The promise of React and other virtual DOM diff-ing libraries was that you could re-render your app on every state change without having to worry about performance. In practice however, that’s not entirely accurate. If it were, we wouldn’t need features like startTransition, which allow you to (/use-starttransition-for-concurrent-rendering-in-react/)[specify updates that are non-urgent for better application responsiveness].

A common misconception is that the virtual DOM is a feature when it is merely a means for declarative, state-driven UI development. It allows us to build apps without thinking about state transitions and performance that is usually good enough.

Svelte does not use a virtual DOM at all. In fact, it shifts that work to a compile step when building your app, converting your code to pure vanilla JavaScript. Svelte statically analyzes the component template and compiles all of your application code into tiny standalone JavaScript modules so the browser actually does very little work at runtime. This eliminates the layers of abstraction betwen your app and the browser, with the final result being highly-optimized vanilla Javascript. This results in smaller applications and significantly higher performance. In fact, Svelte demolishes all of the major UI frameworks not only in runtime speed, but in startup and memory tests as well.

Ecosystem and Community Support

It goes without saying that the svelte community is only a fraction of the size as that of React, although it has seen significant growth as of late with support from people like Scott Tolinksi, who just rewrote the level-up tutorials site with it and is talks about it on the Syntax podcast. Moreover, Vercel is backing the framework after it was voted the most loved web framework with the most satisfied developers on Stackoverflow.

It also goes without saying that the React ecosystem is absolutely massive. There is at least 10 libraries for anything you could possibly want to do, whether it be managing state, routing, animated transitions, or just implementing a simple date-picker.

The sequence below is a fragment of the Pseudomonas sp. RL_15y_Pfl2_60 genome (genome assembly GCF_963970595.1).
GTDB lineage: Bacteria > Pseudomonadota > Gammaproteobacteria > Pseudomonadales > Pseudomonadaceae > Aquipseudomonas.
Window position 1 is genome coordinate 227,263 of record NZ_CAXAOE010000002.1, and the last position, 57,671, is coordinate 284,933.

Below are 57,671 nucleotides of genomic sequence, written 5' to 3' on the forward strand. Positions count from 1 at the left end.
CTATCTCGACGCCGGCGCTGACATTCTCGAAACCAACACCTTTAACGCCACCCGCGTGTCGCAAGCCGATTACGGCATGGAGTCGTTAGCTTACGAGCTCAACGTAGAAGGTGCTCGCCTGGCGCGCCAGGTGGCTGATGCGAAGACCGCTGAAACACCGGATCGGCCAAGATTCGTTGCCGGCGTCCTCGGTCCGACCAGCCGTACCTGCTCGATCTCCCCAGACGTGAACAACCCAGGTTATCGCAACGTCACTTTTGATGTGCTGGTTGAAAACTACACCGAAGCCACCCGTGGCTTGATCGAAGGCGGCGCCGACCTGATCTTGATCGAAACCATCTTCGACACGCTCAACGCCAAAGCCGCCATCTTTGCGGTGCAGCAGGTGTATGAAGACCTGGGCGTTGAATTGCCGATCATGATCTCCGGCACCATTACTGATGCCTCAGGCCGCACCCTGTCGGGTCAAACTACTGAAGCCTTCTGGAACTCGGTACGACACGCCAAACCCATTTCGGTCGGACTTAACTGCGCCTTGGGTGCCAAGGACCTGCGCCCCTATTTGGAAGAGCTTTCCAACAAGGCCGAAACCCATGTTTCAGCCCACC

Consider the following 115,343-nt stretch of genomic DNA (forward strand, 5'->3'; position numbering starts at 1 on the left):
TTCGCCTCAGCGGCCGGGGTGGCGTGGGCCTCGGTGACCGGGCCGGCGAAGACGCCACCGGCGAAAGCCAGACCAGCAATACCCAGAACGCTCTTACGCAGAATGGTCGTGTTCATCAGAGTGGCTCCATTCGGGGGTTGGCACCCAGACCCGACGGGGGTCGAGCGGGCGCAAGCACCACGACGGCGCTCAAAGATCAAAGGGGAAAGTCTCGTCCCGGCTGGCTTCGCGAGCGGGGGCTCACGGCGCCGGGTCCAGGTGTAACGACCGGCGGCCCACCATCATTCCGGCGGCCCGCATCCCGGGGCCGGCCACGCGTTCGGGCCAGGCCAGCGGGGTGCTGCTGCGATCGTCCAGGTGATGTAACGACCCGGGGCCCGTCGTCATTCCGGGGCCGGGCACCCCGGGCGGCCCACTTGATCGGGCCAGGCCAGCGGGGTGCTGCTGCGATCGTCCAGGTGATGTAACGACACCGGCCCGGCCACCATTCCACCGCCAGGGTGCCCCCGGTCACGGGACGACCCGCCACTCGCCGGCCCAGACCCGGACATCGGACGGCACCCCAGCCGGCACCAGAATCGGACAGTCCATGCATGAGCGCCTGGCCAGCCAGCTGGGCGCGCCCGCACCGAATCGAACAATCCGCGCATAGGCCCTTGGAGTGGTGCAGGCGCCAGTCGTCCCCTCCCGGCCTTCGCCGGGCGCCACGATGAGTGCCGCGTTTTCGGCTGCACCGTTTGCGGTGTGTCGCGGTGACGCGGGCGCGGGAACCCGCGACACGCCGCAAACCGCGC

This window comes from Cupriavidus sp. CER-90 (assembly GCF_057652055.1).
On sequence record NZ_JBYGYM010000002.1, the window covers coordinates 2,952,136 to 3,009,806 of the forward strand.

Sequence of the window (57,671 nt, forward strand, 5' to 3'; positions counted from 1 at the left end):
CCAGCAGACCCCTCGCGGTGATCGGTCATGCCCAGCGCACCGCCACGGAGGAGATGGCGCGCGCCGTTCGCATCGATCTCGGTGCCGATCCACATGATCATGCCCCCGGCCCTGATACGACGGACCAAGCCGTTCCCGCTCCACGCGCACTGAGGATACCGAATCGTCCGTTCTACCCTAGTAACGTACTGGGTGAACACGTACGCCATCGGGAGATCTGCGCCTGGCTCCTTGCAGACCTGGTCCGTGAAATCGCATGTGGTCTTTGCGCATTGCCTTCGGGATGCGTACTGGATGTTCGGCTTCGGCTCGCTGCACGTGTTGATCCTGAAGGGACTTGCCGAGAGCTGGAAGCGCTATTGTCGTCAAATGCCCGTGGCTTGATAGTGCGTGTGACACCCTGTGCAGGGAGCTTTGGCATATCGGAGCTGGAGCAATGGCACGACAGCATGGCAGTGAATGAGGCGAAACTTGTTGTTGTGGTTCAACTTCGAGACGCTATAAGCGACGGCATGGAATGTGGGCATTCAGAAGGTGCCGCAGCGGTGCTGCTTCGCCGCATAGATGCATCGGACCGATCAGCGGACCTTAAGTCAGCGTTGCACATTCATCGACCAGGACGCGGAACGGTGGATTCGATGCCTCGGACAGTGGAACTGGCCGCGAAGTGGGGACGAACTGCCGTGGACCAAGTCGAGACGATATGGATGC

I think it is worth considering the question of why there are so many of these libraries though, and why so many packages from all these different sources must be added as dependencies for your application. The simple answer is that its because React doesn’t have any of that stuff baked in. While perhaps a datepicker component is not something that you’d want baked into your UI framework, stuff like routing, state management, and transitions is. While the intention of React was to be able to pick your solutions ala-carte and have the rendering library be impervious to do these decisions, with Svelte you don’t have to worry about picking a third-party package for these things. This makes it easy to get up and running quickly with a front end application that is both scalable and easier to maintain. It also allows for a shallow learning curve to getting started.

Coding with Svelte

Svelte works by extending HTML to allow JavaScript expressions in markup and provides directives for conditions and loops. If you’ve ever worked with handlebars, this may sounds familiar. It then extends JavaScript to achieve reactivity by reiniterpreting specific directives.